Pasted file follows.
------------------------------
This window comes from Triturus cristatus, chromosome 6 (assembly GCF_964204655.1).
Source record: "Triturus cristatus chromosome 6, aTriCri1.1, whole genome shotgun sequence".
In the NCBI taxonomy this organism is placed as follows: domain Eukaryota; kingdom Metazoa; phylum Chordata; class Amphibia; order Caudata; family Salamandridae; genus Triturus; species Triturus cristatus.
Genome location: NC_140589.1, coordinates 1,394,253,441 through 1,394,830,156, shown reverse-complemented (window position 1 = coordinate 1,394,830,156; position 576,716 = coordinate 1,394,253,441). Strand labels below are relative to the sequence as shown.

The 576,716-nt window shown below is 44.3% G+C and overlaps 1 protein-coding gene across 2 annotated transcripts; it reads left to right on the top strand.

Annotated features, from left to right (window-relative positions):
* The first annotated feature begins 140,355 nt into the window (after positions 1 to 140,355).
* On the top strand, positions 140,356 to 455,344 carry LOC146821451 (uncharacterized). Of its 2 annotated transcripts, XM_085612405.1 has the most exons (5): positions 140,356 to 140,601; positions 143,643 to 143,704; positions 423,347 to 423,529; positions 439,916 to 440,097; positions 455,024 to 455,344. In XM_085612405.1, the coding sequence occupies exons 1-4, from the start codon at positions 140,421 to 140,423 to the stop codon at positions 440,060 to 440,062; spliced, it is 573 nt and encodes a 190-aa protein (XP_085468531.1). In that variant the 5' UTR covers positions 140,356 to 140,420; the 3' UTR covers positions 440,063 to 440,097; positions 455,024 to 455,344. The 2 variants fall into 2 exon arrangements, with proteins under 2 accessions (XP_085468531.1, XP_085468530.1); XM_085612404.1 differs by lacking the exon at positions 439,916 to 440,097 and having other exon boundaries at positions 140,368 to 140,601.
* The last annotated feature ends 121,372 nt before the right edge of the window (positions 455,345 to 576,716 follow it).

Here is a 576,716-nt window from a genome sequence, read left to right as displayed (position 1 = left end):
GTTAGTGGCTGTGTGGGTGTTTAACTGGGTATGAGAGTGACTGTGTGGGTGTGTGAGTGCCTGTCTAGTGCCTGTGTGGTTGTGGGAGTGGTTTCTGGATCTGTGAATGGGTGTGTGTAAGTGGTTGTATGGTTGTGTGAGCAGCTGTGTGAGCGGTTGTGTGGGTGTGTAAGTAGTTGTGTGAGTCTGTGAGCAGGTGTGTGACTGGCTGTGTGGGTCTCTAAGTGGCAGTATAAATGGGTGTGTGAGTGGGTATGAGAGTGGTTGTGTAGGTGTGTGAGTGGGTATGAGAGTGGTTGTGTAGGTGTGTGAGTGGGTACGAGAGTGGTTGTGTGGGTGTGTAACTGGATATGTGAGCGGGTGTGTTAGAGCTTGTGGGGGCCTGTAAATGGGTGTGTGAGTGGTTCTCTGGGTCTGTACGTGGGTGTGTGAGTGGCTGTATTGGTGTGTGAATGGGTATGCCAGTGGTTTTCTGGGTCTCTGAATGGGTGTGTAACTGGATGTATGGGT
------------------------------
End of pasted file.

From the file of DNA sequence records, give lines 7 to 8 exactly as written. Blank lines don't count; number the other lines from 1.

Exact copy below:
* The first annotated feature begins 140,355 nt into the window (after positions 1 to 140,355).
* On the top strand, positions 140,356 to 455,344 carry LOC146821451 (uncharacterized). Of its 2 annotated transcripts, XM_085612405.1 has the most exons (5): positions 140,356 to 140,601; positions 143,643 to 143,704; positions 423,347 to 423,529; positions 439,916 to 440,097; positions 455,024 to 455,344. In XM_085612405.1, the coding sequence occupies exons 1-4, from the start codon at positions 140,421 to 140,423 to the stop codon at positions 440,060 to 440,062; spliced, it is 573 nt and encodes a 190-aa protein (XP_085468531.1). In that variant the 5' UTR covers positions 140,356 to 140,420; the 3' UTR covers positions 440,063 to 440,097; positions 455,024 to 455,344. The 2 variants fall into 2 exon arrangements, with proteins under 2 accessions (XP_085468531.1, XP_085468530.1); XM_085612404.1 differs by lacking the exon at positions 439,916 to 440,097 and having other exon boundaries at positions 140,368 to 140,601.